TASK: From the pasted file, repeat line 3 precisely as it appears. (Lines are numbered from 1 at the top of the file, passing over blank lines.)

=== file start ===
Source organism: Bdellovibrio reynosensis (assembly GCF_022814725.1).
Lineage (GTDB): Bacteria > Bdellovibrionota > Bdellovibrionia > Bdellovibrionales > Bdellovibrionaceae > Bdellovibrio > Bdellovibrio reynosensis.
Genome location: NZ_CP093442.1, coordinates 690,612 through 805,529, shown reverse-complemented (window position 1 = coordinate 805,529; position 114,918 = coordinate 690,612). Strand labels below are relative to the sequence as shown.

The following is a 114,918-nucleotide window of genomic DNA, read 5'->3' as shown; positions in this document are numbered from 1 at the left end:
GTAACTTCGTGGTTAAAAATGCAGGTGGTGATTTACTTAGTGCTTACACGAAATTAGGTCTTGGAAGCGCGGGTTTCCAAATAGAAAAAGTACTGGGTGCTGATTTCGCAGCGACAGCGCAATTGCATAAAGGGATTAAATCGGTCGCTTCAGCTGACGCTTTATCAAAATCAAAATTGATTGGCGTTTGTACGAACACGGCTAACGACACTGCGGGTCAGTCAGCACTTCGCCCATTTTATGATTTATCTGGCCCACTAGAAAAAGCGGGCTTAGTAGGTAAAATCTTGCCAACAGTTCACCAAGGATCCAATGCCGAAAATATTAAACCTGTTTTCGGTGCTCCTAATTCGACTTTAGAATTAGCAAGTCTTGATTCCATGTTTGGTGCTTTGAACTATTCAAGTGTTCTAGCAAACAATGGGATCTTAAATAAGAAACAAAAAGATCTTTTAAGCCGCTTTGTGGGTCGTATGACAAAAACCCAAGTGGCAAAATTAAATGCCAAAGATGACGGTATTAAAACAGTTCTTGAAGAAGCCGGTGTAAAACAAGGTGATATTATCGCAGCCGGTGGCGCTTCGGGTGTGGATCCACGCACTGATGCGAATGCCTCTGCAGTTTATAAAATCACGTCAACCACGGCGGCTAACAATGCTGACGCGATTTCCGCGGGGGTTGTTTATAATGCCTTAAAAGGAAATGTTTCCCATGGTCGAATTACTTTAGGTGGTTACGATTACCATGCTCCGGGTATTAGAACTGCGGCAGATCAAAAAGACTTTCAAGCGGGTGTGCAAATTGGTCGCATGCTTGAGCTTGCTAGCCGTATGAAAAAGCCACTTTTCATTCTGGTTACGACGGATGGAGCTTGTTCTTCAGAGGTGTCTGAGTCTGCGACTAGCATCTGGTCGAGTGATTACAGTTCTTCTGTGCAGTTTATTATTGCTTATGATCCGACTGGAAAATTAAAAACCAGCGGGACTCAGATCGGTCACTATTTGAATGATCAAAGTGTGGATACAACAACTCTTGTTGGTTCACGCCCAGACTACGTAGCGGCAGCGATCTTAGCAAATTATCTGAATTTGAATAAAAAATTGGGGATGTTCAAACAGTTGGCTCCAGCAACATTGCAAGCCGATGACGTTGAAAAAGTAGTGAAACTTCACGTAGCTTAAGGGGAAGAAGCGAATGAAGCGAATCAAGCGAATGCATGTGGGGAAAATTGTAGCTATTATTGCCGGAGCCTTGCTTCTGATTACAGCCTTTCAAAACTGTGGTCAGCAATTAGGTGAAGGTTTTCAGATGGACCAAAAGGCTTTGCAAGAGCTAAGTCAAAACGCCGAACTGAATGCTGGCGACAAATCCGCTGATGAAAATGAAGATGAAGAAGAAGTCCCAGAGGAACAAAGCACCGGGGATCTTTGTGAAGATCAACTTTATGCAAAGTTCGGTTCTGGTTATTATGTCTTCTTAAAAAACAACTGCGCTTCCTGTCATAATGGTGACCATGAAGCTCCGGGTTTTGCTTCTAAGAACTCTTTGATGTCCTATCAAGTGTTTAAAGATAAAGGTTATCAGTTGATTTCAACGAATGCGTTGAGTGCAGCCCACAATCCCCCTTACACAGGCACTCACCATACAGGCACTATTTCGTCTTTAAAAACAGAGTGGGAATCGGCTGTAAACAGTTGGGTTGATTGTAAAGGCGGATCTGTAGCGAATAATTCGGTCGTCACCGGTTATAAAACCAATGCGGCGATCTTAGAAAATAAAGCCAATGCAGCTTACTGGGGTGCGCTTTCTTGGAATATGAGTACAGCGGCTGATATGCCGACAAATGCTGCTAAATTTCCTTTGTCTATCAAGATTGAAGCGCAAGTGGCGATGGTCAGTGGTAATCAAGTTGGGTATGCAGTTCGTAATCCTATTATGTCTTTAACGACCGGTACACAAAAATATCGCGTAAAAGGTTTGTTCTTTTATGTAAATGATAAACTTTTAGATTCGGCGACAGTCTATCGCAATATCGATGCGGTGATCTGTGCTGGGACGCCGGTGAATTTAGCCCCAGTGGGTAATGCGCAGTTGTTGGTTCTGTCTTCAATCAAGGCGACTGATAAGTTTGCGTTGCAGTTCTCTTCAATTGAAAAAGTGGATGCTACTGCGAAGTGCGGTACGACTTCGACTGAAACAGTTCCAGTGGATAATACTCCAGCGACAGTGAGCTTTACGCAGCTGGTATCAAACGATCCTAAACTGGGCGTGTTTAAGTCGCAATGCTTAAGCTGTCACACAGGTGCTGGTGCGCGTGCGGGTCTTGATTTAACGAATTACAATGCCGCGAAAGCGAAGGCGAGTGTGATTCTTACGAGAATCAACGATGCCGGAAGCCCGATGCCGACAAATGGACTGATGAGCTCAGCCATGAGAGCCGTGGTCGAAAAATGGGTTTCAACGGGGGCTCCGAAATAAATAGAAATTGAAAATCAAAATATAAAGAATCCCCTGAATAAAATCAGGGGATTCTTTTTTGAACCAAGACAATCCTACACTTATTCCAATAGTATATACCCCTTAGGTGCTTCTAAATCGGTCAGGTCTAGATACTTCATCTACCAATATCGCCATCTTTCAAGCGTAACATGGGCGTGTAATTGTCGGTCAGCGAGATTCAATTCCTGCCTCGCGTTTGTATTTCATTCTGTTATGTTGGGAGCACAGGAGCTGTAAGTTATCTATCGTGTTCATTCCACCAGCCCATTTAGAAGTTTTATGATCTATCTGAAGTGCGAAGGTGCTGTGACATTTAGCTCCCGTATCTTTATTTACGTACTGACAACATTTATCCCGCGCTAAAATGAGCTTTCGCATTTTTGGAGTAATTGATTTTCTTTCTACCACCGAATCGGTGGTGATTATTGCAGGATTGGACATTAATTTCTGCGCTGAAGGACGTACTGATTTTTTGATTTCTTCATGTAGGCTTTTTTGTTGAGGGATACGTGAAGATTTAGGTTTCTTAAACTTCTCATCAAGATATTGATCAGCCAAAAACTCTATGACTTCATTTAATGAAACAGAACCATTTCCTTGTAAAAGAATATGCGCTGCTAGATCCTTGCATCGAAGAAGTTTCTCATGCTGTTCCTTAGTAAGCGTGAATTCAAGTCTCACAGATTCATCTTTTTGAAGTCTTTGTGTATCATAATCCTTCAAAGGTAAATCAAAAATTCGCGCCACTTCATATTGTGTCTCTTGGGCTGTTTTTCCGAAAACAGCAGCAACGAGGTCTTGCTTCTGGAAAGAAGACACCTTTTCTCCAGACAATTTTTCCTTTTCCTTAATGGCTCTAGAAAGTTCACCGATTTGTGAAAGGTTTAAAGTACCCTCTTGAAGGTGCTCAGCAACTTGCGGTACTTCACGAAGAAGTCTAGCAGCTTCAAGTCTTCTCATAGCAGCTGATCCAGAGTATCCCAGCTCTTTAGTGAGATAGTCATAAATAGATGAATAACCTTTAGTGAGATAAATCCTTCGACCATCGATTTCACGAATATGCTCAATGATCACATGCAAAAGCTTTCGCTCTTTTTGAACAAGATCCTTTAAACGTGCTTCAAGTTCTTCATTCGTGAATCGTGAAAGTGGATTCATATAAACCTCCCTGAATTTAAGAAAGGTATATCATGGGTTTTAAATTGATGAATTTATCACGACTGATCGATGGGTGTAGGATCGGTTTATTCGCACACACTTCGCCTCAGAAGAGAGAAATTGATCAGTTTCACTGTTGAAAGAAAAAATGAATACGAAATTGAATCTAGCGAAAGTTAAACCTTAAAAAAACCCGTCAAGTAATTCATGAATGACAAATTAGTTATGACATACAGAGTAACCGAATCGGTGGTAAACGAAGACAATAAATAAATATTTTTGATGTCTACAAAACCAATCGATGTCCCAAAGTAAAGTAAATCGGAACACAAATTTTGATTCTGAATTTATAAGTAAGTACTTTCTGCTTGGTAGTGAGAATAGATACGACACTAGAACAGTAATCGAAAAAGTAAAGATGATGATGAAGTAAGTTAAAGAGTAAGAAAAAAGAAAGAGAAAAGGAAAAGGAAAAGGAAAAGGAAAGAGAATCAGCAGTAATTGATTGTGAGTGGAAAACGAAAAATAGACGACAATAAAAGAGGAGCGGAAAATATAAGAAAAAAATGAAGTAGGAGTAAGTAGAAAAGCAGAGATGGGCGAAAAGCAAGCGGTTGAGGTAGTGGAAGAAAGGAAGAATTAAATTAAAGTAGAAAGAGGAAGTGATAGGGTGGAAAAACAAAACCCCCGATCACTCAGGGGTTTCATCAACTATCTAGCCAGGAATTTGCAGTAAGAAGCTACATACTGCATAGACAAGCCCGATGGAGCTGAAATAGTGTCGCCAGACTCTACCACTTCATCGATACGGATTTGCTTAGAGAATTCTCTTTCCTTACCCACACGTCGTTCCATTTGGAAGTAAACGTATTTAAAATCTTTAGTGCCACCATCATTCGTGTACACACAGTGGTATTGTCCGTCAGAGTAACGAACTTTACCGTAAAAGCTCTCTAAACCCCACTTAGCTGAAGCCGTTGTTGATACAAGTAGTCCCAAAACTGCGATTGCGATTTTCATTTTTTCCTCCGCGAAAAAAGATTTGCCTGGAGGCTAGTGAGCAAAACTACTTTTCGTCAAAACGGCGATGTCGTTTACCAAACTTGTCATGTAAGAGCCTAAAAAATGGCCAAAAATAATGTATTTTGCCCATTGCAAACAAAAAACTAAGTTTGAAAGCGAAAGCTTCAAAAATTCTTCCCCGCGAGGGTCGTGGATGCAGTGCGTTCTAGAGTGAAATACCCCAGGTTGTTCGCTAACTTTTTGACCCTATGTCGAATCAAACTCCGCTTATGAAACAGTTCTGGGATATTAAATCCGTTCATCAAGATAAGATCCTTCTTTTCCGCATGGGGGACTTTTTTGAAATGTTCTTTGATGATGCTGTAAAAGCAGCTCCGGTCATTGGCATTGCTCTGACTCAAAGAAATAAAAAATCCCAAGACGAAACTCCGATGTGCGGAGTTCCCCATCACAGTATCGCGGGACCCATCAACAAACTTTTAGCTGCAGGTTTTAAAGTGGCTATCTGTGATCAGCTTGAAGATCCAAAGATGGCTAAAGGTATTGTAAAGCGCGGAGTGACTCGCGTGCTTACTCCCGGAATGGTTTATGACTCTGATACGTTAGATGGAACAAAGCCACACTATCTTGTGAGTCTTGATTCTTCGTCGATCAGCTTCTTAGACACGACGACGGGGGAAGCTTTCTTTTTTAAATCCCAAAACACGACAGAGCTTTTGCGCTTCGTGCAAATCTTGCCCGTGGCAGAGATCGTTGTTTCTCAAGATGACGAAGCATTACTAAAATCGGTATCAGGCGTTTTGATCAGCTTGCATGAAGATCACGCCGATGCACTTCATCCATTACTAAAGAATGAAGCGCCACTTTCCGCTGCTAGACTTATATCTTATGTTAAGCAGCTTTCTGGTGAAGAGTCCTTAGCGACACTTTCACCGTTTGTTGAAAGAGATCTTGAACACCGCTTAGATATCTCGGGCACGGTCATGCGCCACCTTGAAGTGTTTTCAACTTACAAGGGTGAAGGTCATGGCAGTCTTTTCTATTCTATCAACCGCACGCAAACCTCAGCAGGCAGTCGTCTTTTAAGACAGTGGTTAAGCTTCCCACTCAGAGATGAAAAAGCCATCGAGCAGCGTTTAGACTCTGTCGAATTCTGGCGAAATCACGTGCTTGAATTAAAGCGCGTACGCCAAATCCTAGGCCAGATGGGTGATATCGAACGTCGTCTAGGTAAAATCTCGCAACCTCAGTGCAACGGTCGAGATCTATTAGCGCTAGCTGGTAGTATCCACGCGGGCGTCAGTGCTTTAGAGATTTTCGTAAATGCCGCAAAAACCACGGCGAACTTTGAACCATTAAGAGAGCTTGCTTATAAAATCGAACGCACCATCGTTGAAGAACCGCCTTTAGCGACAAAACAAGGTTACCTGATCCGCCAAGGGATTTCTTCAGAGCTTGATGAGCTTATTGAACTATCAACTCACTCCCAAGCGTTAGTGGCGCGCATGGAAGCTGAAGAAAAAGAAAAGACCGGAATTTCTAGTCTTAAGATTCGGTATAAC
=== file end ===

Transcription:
Genome location: NZ_CP093442.1, coordinates 690,612 through 805,529, shown reverse-complemented (window position 1 = coordinate 805,529; position 114,918 = coordinate 690,612). Strand labels below are relative to the sequence as shown.